FT_Japan_AtoneSixty-eight years ago today Japan surrendered, marking the end of World War II and the cessation of hostilities in Asia. But the animosity engendered by that conflict and Japan’s colonial rule in Korea and incursions in China that preceded the war lingers on. Among Japan’s neighbors in the Asia-Pacific, there is a widespread sense, especially in northeast Asia, that Tokyo has yet to atone for its activities more than two generations ago.

Neither the Chinese nor the Koreans believe Japan has sufficiently apologized for its military actions during the 1930s and 1940s.

But the bitter legacy of that period appears to weigh more heavily on people in Northeast Asia than in Southeast Asia, according to a survey conducted this spring.

While the Philippines, Indonesia and Malaysia were also occupied by Japan during World War II, the memory in those countries appears less powerful. A quarter of Indonesians and nearly four-in-ten Malaysians express no opinion about the need for a Japanese apology for its previous actions. And those who do have a view are generally divided over whether Japan needs to seek more forgiveness or whether the time has passed for such apologies. Such is the case in the Philippines, where 47% say Japan needs to apologize more, whereas 48% say no request for forgiveness is necessary or that Japan has sufficiently apologized.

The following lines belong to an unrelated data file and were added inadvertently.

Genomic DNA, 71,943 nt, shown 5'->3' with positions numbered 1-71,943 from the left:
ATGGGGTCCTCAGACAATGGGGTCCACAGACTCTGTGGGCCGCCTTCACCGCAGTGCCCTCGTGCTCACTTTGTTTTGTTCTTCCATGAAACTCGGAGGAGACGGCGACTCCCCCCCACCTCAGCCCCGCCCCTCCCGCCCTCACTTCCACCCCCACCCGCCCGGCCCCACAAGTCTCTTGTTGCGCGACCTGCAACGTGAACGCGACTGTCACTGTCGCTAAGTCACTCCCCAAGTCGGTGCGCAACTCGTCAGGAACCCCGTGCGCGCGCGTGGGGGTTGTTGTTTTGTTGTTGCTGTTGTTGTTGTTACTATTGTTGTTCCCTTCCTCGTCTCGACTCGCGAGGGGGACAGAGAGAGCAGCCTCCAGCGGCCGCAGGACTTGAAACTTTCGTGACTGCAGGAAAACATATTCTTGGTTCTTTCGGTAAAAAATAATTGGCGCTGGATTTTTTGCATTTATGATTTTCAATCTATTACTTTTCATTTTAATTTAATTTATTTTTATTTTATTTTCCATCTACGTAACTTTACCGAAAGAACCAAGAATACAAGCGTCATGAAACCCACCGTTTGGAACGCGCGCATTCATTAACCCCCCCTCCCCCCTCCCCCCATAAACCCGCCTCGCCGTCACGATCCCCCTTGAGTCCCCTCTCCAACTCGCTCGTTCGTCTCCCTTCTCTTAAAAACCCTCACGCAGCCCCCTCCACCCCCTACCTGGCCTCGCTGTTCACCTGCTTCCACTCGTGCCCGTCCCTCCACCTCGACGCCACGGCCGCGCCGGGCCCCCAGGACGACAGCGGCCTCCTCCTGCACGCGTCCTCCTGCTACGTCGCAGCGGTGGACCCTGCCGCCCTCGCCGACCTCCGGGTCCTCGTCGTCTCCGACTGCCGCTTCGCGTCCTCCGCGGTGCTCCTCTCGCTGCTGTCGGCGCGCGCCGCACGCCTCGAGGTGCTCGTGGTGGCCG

Those sentiments stand in stark contrast to those held by many Japanese. Nearly half (48%) of Japanese think Tokyo has sufficiently apologized for its military actions in the 1930s and 1940s. Another 15% think no apology is needed. Taken together, this means a strong majority of Japanese (63%) think the past is behind them.

Such views are even more prevalent among young Japanese: 73% of those aged 18 to 29 think Japan has already asked enough for forgiveness or need not apologize at all. The contrast with the views of other young Asians is quite striking. They think Japan still has much to answer for: just 3% of young Koreans, 4% of young Chinese, 31% of young Indonesians and 36% of young Malaysians are willing to drop the issue of Japanese war guilt.

Bruce Drake  is a former senior editor at Pew Research Center.